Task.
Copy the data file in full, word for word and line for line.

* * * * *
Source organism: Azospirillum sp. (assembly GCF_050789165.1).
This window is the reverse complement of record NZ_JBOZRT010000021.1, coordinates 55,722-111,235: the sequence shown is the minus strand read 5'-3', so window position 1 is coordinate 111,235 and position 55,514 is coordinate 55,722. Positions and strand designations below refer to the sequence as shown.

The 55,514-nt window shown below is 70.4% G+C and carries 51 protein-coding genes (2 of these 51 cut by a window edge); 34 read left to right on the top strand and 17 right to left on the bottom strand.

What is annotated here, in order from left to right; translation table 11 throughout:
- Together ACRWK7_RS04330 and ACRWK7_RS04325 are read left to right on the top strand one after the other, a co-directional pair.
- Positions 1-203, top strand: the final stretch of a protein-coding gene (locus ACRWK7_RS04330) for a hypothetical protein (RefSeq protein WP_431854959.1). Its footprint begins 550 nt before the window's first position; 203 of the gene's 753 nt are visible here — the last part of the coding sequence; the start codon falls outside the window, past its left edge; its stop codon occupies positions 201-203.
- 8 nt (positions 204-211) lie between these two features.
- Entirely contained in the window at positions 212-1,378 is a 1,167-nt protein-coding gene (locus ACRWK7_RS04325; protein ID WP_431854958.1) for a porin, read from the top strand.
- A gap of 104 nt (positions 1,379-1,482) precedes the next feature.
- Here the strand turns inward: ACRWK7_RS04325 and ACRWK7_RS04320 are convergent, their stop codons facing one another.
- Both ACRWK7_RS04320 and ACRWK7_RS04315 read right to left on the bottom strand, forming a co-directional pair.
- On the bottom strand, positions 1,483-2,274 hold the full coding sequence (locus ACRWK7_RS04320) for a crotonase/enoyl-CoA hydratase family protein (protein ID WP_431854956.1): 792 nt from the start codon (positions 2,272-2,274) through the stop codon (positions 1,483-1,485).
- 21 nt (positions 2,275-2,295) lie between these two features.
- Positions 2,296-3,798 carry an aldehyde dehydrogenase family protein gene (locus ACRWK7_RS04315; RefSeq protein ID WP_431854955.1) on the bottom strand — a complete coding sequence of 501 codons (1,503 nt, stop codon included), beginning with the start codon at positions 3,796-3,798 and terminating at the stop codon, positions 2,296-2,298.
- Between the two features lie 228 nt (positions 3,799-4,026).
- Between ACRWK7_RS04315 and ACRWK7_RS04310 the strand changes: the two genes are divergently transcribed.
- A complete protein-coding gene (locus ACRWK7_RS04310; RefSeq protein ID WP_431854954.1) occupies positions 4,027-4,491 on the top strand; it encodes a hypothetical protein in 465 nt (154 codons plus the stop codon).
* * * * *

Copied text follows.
Source organism: Azospirillum sp. (assembly GCF_050789165.1).
This window is the reverse complement of record NZ_JBOZRT010000021.1, coordinates 55,722-111,235: the sequence shown is the minus strand read 5'-3', so window position 1 is coordinate 111,235 and position 55,514 is coordinate 55,722. Positions and strand designations below refer to the sequence as shown.

The 55,514-nt window shown below is 70.4% G+C and carries 51 protein-coding genes (2 of these 51 cut by a window edge); 34 read left to right on the top strand and 17 right to left on the bottom strand.

What is annotated here, in order from left to right; translation table 11 throughout:
- Together ACRWK7_RS04330 and ACRWK7_RS04325 are read left to right on the top strand one after the other, a co-directional pair.
- Positions 1-203, top strand: the final stretch of a protein-coding gene (locus ACRWK7_RS04330) for a hypothetical protein (RefSeq protein WP_431854959.1). Its footprint begins 550 nt before the window's first position; 203 of the gene's 753 nt are visible here — the last part of the coding sequence; the start codon falls outside the window, past its left edge; its stop codon occupies positions 201-203.
- 8 nt (positions 204-211) lie between these two features.
- Entirely contained in the window at positions 212-1,378 is a 1,167-nt protein-coding gene (locus ACRWK7_RS04325; protein ID WP_431854958.1) for a porin, read from the top strand.
- A gap of 104 nt (positions 1,379-1,482) precedes the next feature.
- Here the strand turns inward: ACRWK7_RS04325 and ACRWK7_RS04320 are convergent, their stop codons facing one another.
- Both ACRWK7_RS04320 and ACRWK7_RS04315 read right to left on the bottom strand, forming a co-directional pair.
- On the bottom strand, positions 1,483-2,274 hold the full coding sequence (locus ACRWK7_RS04320) for a crotonase/enoyl-CoA hydratase family protein (protein ID WP_431854956.1): 792 nt from the start codon (positions 2,272-2,274) through the stop codon (positions 1,483-1,485).
- 21 nt (positions 2,275-2,295) lie between these two features.
- Positions 2,296-3,798 carry an aldehyde dehydrogenase family protein gene (locus ACRWK7_RS04315; RefSeq protein ID WP_431854955.1) on the bottom strand — a complete coding sequence of 501 codons (1,503 nt, stop codon included), beginning with the start codon at positions 3,796-3,798 and terminating at the stop codon, positions 2,296-2,298.
- Between the two features lie 228 nt (positions 3,799-4,026).
- Between ACRWK7_RS04315 and ACRWK7_RS04310 the strand changes: the two genes are divergently transcribed.
- A complete protein-coding gene (locus ACRWK7_RS04310; RefSeq protein ID WP_431854954.1) occupies positions 4,027-4,491 on the top strand; it encodes a hypothetical protein in 465 nt (154 codons plus the stop codon).